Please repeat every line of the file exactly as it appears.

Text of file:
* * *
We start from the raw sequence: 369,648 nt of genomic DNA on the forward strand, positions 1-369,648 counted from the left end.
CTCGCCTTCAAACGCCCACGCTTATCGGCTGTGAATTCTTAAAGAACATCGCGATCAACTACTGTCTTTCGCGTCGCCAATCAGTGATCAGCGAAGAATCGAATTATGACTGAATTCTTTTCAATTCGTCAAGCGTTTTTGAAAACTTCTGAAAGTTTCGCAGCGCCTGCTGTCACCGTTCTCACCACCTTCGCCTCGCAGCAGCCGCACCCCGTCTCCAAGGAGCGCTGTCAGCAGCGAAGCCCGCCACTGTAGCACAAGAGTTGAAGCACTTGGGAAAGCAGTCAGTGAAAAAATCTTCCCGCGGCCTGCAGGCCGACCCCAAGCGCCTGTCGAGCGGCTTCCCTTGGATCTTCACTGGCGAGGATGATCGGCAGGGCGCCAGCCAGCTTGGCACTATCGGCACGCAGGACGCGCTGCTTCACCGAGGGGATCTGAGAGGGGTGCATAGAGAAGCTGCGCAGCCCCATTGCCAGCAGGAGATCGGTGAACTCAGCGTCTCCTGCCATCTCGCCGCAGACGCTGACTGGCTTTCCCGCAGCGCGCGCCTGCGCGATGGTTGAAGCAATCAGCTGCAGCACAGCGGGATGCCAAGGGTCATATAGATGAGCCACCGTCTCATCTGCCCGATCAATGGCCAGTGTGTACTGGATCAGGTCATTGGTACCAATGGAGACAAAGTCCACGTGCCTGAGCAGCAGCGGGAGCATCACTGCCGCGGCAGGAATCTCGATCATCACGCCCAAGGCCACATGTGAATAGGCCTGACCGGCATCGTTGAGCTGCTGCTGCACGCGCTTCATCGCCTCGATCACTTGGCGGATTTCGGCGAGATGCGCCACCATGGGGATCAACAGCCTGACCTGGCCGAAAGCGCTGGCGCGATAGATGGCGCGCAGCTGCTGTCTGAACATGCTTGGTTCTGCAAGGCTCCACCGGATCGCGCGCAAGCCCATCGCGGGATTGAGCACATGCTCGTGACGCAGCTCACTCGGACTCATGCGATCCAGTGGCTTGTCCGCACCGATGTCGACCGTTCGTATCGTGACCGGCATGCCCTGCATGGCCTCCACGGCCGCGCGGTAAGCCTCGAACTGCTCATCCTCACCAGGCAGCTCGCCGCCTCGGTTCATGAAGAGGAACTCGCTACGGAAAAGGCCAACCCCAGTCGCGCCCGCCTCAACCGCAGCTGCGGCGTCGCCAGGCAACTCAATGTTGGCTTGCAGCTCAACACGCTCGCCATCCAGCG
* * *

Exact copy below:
We start from the raw sequence: 369,648 nt of genomic DNA on the forward strand, positions 1-369,648 counted from the left end.
CTCGCCTTCAAACGCCCACGCTTATCGGCTGTGAATTCTTAAAGAACATCGCGATCAACTACTGTCTTTCGCGTCGCCAATCAGTGATCAGCGAAGAATCGAATTATGACTGAATTCTTTTCAATTCGTCAAGCGTTTTTGAAAACTTCTGAAAGTTTCGCAGCGCCTGCTGTCACCGTTCTCACCACCTTCGCCTCGCAGCAGCCGCACCCCGTCTCCAAGGAGCGCTGTCAGCAGCGAAGCCCGCCACTGTAGCACAAGAGTTGAAGCACTTGGGAAAGCAGTCAGTGAAAAAATCTTCCCGCGGCCTGCAGGCCGACCCCAAGCGCCTGTCGAGCGGCTTCCCTTGGATCTTCACTGGCGAGGATGATCGGCAGGGCGCCAGCCAGCTTGGCACTATCGGCACGCAGGACGCGCTGCTTCACCGAGGGGATCTGAGAGGGGTGCATAGAGAAGCTGCGCAGCCCCATTGCCAGCAGGAGATCGGTGAACTCAGCGTCTCCTGCCATCTCGCCGCAGACGCTGACTGGCTTTCCCGCAGCGCGCGCCTGCGCGATGGTTGAAGCAATCAGCTGCAGCACAGCGGGATGCCAAGGGTCATATAGATGAGCCACCGTCTCATCTGCCCGATCAATGGCCAGTGTGTACTGGATCAGGTCATTGGTACCAATGGAGACAAAGTCCACGTGCCTGAGCAGCAGCGGGAGCATCACTGCCGCGGCAGGAATCTCGATCATCACGCCCAAGGCCACATGTGAATAGGCCTGACCGGCATCGTTGAGCTGCTGCTGCACGCGCTTCATCGCCTCGATCACTTGGCGGATTTCGGCGAGATGCGCCACCATGGGGATCAACAGCCTGACCTGGCCGAAAGCGCTGGCGCGATAGATGGCGCGCAGCTGCTGTCTGAACATGCTTGGTTCTGCAAGGCTCCACCGGATCGCGCGCAAGCCCATCGCGGGATTGAGCACATGCTCGTGACGCAGCTCACTCGGACTCATGCGATCCAGTGGCTTGTCCGCACCGATGTCGACCGTTCGTATCGTGACCGGCATGCCCTGCATGGCCTCCACGGCCGCGCGGTAAGCCTCGAACTGCTCATCCTCACCAGGCAGCTCGCCGCCTCGGTTCATGAAGAGGAACTCGCTACGGAAAAGGCCAACCCCAGTCGCGCCCGCCTCAACCGCAGCTGCGGCGTCGCCAGGCAACTCAATGTTGGCTTGCAGCTCAACACGCTCGCCATCCAGCG